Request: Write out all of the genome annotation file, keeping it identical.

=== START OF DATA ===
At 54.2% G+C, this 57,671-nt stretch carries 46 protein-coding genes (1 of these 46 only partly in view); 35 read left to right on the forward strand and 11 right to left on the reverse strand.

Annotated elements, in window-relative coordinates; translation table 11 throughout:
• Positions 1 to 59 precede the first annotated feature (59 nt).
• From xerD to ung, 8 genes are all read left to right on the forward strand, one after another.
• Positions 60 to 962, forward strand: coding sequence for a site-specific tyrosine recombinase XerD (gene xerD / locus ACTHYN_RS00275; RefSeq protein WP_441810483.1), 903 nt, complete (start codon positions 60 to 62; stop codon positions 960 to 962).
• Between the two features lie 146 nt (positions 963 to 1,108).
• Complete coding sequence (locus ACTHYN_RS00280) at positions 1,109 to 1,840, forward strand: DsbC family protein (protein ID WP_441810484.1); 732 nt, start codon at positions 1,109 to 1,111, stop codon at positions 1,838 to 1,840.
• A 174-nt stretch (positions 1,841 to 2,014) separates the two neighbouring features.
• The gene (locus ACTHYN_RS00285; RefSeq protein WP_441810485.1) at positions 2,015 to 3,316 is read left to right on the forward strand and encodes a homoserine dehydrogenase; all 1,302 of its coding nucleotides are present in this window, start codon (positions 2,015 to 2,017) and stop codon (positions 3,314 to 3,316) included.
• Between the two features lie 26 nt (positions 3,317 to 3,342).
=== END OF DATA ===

At 54.2% G+C, this 57,671-nt stretch carries 46 protein-coding genes (1 of these 46 only partly in view); 35 read left to right on the forward strand and 11 right to left on the reverse strand.

Annotated elements, in window-relative coordinates; translation table 11 throughout:
• Positions 1 to 59 precede the first annotated feature (59 nt).
• From xerD to ung, 8 genes are all read left to right on the forward strand, one after another.
• Positions 60 to 962, forward strand: coding sequence for a site-specific tyrosine recombinase XerD (gene xerD / locus ACTHYN_RS00275; RefSeq protein WP_441810483.1), 903 nt, complete (start codon positions 60 to 62; stop codon positions 960 to 962).
• Between the two features lie 146 nt (positions 963 to 1,108).
• Complete coding sequence (locus ACTHYN_RS00280) at positions 1,109 to 1,840, forward strand: DsbC family protein (protein ID WP_441810484.1); 732 nt, start codon at positions 1,109 to 1,111, stop codon at positions 1,838 to 1,840.
• A 174-nt stretch (positions 1,841 to 2,014) separates the two neighbouring features.
• The gene (locus ACTHYN_RS00285; RefSeq protein WP_441810485.1) at positions 2,015 to 3,316 is read left to right on the forward strand and encodes a homoserine dehydrogenase; all 1,302 of its coding nucleotides are present in this window, start codon (positions 2,015 to 2,017) and stop codon (positions 3,314 to 3,316) included.
• Between the two features lie 26 nt (positions 3,317 to 3,342).